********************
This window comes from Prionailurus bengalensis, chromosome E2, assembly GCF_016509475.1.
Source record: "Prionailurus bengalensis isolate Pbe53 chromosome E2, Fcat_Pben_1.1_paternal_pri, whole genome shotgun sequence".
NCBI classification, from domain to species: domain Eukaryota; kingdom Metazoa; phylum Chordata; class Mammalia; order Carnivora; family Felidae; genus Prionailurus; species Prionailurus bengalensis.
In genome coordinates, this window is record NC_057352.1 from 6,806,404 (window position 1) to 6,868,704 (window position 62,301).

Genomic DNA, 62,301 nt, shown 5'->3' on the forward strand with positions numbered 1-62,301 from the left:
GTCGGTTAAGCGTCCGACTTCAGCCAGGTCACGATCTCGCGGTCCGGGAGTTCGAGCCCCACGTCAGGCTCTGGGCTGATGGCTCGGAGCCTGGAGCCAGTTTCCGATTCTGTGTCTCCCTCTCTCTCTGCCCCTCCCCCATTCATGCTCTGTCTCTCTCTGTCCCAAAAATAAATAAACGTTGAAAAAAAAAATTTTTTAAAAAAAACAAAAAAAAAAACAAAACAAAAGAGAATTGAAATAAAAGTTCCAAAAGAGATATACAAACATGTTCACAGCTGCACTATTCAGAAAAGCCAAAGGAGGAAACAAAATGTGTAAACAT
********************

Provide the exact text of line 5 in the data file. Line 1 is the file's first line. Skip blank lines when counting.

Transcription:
Genomic DNA, 62,301 nt, shown 5'->3' on the forward strand with positions numbered 1-62,301 from the left: